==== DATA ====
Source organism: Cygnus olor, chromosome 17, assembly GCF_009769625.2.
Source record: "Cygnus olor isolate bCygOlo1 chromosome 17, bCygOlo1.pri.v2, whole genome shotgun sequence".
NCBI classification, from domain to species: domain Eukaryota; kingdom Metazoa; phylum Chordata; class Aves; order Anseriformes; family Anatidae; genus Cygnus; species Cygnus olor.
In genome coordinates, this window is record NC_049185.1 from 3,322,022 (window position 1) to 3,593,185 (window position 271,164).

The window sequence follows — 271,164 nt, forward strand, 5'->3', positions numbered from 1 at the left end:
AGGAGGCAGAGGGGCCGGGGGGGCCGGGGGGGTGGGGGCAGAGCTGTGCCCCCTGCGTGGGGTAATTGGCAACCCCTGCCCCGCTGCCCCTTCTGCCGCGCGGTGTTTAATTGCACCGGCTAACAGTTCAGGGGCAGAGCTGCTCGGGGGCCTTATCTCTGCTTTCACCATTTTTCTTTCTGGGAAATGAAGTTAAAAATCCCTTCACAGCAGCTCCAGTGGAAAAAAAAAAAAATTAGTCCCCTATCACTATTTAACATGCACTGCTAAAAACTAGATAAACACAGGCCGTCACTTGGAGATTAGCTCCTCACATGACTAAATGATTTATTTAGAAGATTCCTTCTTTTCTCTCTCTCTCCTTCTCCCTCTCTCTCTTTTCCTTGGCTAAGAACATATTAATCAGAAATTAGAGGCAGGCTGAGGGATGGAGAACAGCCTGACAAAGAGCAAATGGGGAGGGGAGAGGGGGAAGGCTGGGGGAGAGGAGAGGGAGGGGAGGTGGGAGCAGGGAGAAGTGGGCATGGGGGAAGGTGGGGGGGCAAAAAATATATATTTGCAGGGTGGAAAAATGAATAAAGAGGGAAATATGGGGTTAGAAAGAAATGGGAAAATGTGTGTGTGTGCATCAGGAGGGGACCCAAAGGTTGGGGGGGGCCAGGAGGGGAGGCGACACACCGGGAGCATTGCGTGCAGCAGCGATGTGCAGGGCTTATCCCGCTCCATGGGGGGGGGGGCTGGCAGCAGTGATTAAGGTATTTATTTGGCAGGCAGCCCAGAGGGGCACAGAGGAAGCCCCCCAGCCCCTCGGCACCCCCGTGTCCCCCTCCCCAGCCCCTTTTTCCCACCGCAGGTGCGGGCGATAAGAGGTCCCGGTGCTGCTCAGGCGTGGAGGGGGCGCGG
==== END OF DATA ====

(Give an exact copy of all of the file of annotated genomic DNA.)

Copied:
Source organism: Cygnus olor, chromosome 17, assembly GCF_009769625.2.
Source record: "Cygnus olor isolate bCygOlo1 chromosome 17, bCygOlo1.pri.v2, whole genome shotgun sequence".
NCBI classification, from domain to species: domain Eukaryota; kingdom Metazoa; phylum Chordata; class Aves; order Anseriformes; family Anatidae; genus Cygnus; species Cygnus olor.
In genome coordinates, this window is record NC_049185.1 from 3,322,022 (window position 1) to 3,593,185 (window position 271,164).

The window sequence follows — 271,164 nt, forward strand, 5'->3', positions numbered from 1 at the left end:
AGGAGGCAGAGGGGCCGGGGGGGCCGGGGGGGTGGGGGCAGAGCTGTGCCCCCTGCGTGGGGTAATTGGCAACCCCTGCCCCGCTGCCCCTTCTGCCGCGCGGTGTTTAATTGCACCGGCTAACAGTTCAGGGGCAGAGCTGCTCGGGGGCCTTATCTCTGCTTTCACCATTTTTCTTTCTGGGAAATGAAGTTAAAAATCCCTTCACAGCAGCTCCAGTGGAAAAAAAAAAAAATTAGTCCCCTATCACTATTTAACATGCACTGCTAAAAACTAGATAAACACAGGCCGTCACTTGGAGATTAGCTCCTCACATGACTAAATGATTTATTTAGAAGATTCCTTCTTTTCTCTCTCTCTCCTTCTCCCTCTCTCTCTTTTCCTTGGCTAAGAACATATTAATCAGAAATTAGAGGCAGGCTGAGGGATGGAGAACAGCCTGACAAAGAGCAAATGGGGAGGGGAGAGGGGGAAGGCTGGGGGAGAGGAGAGGGAGGGGAGGTGGGAGCAGGGAGAAGTGGGCATGGGGGAAGGTGGGGGGGCAAAAAATATATATTTGCAGGGTGGAAAAATGAATAAAGAGGGAAATATGGGGTTAGAAAGAAATGGGAAAATGTGTGTGTGTGCATCAGGAGGGGACCCAAAGGTTGGGGGGGGCCAGGAGGGGAGGCGACACACCGGGAGCATTGCGTGCAGCAGCGATGTGCAGGGCTTATCCCGCTCCATGGGGGGGGGGGCTGGCAGCAGTGATTAAGGTATTTATTTGGCAGGCAGCCCAGAGGGGCACAGAGGAAGCCCCCCAGCCCCTCGGCACCCCCGTGTCCCCCTCCCCAGCCCCTTTTTCCCACCGCAGGTGCGGGCGATAAGAGGTCCCGGTGCTGCTCAGGCGTGGAGGGGGCGCGG